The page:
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Scheduling for Theory Exams: ABRSM G7, G8, and AMusTCL


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#1 Dr. Rogers

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Posted 22 August 2019 - 15:20

I would like to get some thoughts/recommendations/comments regarding the scheduling of music theory exams.

 

For background, I took G5 in March of 2018.  I earned Distinction at G5.  (For a music teacher, that's shooting fish in a barrel.)  After that, I focused hard on piano practical exams, doing G5 in May of 2018 and G8 in May of 2019.

 

While revising for the G5 exam, I realized that I absolutely love music theory.  I hated it as a kid and only studied it grudgingly, but as an adult I really enjoy studying it and teaching it.

 

I am registered for G6 theory in November of 2019.  It is a big leap from G5, but neither is it as difficult as, say, solving systems of partial differential equations.  I'm pretty confident that I will earn at least a Merit at G6 (though of course I want a Distinction).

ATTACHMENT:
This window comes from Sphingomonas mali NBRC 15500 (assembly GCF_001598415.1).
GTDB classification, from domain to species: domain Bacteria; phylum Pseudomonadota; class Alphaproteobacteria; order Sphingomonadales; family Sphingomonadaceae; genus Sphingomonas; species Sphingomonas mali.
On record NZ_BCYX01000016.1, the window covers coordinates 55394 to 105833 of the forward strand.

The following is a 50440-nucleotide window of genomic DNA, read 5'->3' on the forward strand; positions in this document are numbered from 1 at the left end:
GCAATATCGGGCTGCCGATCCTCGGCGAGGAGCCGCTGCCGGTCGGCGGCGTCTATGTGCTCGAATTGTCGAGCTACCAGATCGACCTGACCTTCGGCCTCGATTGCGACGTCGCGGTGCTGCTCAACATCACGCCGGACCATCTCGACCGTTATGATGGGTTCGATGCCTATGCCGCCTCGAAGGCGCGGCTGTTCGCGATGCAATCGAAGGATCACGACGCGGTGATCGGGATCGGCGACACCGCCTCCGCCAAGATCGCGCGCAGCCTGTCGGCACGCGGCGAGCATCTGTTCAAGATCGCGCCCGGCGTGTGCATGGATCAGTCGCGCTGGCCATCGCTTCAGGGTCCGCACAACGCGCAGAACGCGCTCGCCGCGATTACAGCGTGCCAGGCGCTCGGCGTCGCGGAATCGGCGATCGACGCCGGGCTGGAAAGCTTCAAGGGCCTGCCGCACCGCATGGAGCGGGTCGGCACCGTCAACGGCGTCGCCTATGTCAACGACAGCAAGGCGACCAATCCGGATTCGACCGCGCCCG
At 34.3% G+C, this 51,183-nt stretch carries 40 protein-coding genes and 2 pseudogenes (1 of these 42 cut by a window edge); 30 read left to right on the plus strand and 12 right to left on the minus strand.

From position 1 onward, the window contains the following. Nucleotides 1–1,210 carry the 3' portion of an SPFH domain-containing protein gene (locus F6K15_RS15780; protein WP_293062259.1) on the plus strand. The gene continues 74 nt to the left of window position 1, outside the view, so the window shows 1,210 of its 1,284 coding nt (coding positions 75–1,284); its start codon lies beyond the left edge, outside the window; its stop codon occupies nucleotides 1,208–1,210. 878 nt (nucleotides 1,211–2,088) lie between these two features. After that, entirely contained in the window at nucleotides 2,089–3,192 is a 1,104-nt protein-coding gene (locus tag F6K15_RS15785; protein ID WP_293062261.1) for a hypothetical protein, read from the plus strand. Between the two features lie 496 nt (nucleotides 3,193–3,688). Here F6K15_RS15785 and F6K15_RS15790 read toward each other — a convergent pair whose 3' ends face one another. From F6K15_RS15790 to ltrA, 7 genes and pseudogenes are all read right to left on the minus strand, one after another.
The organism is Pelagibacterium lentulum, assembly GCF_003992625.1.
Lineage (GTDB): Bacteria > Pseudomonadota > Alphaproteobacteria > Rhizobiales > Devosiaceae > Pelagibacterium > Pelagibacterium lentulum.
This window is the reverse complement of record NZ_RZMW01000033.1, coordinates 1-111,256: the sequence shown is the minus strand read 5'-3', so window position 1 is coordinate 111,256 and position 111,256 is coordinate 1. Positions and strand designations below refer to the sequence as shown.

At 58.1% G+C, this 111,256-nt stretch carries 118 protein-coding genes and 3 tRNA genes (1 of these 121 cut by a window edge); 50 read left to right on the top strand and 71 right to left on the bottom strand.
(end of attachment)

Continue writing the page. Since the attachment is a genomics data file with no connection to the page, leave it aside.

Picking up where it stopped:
What I would like input on is the scheduling of further theory exams.

 

My current thoughts are these:

 

G6 in November, 2019 (fixed)

G7 in June, 2020

G8 in November, 2020

AMusTCL in May, 2021

 

How does this timing look?  For an adult of average intelligence and above-average passion, does this look realistic?

 

To complicate matters, I'm also working on ARSM right now, which I plan to take in May, 2020.  After that, I will start on DipABRSM, which I will probably take in November, 2021 or May, 2022.  I have no concrete plans to do an LRSM, but I already have a program selected if I choose to do so...

 

I may also go for a DipABRSM in teaching somewhere in there as well.


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#2 -Victoria-

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Posted 22 August 2019 - 20:50